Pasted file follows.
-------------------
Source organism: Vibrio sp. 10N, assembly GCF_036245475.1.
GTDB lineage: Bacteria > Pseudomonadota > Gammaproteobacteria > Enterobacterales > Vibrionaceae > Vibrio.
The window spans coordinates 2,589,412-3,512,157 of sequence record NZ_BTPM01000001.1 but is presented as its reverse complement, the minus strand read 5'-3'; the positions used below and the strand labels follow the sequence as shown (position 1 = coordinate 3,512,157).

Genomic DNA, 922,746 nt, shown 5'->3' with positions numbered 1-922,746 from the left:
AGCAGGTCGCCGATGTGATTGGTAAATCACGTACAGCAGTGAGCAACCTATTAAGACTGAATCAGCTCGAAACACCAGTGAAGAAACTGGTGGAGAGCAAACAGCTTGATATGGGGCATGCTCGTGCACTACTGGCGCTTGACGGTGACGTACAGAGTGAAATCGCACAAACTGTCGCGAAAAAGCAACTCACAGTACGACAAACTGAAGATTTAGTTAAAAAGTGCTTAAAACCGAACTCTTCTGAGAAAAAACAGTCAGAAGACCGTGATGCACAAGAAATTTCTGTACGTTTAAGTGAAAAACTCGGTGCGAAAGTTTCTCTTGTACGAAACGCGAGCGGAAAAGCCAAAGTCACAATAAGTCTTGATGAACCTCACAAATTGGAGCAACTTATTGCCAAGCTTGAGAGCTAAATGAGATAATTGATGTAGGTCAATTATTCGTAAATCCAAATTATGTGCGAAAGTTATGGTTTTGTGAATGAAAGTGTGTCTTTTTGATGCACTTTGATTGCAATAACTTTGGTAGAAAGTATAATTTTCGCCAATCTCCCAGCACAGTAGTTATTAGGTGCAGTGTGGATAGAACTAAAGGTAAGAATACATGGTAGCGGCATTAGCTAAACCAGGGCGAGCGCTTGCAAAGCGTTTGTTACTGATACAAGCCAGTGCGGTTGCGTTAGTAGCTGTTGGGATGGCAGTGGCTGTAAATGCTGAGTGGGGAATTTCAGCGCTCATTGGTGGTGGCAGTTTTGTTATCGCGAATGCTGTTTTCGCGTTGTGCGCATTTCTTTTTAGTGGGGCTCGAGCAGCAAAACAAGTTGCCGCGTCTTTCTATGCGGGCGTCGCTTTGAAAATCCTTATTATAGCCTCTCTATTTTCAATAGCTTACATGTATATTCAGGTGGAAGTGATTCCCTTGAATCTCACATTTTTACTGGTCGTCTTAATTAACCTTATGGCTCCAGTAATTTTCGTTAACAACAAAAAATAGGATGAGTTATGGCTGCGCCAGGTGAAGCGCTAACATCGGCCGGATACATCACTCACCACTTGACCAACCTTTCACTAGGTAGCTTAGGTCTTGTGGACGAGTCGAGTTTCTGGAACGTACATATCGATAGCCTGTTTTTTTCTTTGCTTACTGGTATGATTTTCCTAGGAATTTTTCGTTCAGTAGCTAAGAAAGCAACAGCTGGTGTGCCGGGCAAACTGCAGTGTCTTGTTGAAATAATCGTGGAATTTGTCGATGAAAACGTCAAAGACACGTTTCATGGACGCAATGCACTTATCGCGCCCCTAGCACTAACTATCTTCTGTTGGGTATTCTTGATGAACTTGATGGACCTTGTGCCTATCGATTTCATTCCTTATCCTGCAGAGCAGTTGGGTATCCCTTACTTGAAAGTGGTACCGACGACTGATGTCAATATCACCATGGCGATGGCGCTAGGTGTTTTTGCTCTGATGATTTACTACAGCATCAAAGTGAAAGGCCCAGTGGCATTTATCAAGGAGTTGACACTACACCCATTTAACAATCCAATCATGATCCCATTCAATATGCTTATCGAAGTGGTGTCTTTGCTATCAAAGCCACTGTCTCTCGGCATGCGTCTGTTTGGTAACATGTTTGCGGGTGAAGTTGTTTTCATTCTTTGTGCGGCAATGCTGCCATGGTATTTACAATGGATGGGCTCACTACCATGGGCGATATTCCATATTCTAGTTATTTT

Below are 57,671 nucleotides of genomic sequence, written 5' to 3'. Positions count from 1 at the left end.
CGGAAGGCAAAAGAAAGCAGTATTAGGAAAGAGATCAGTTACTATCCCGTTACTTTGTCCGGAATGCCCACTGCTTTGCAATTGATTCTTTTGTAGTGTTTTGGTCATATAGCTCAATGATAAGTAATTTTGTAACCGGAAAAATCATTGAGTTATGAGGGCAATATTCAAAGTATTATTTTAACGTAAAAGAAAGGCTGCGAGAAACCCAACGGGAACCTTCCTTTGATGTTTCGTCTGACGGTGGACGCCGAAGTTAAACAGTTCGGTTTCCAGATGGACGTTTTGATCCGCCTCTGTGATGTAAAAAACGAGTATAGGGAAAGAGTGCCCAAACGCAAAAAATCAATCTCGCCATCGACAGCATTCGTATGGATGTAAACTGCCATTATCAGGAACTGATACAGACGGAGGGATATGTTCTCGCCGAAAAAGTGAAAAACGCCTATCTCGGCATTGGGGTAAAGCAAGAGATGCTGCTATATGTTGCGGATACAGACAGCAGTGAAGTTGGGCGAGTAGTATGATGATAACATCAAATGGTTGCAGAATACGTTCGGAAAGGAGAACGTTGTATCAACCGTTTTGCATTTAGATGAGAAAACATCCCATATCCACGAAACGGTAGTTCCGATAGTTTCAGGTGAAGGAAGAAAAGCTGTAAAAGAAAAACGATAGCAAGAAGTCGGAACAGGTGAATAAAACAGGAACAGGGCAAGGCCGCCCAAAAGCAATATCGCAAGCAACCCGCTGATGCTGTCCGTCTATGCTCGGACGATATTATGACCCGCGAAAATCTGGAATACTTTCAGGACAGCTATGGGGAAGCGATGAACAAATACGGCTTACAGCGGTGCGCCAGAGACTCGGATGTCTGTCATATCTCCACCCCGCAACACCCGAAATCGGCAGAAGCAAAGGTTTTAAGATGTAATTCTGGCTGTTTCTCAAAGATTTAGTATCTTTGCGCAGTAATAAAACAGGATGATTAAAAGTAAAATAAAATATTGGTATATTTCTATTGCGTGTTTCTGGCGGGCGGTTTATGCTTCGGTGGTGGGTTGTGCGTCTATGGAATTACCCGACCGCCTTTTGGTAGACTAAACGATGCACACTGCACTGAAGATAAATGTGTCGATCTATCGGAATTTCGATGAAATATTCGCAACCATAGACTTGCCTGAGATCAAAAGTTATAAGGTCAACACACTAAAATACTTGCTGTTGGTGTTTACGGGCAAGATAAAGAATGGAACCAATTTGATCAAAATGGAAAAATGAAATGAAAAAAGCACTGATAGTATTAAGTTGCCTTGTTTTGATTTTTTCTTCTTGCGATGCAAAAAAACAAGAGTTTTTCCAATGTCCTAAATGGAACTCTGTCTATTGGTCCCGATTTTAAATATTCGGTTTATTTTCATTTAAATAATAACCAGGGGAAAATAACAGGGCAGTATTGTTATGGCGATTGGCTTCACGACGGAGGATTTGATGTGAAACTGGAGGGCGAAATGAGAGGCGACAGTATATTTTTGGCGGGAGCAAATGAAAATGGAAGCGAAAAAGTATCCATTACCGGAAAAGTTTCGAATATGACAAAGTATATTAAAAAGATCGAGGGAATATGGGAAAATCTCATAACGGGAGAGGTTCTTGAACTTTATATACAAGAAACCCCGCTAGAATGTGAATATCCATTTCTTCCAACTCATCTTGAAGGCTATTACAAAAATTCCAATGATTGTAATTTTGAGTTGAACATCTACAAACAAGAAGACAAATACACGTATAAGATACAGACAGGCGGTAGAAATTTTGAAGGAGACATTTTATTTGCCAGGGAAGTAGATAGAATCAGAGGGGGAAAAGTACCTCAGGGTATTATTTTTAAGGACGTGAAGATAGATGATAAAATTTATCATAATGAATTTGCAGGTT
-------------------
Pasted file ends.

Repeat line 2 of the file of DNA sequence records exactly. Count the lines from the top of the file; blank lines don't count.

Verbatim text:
GTDB lineage: Bacteria > Pseudomonadota > Gammaproteobacteria > Enterobacterales > Vibrionaceae > Vibrio.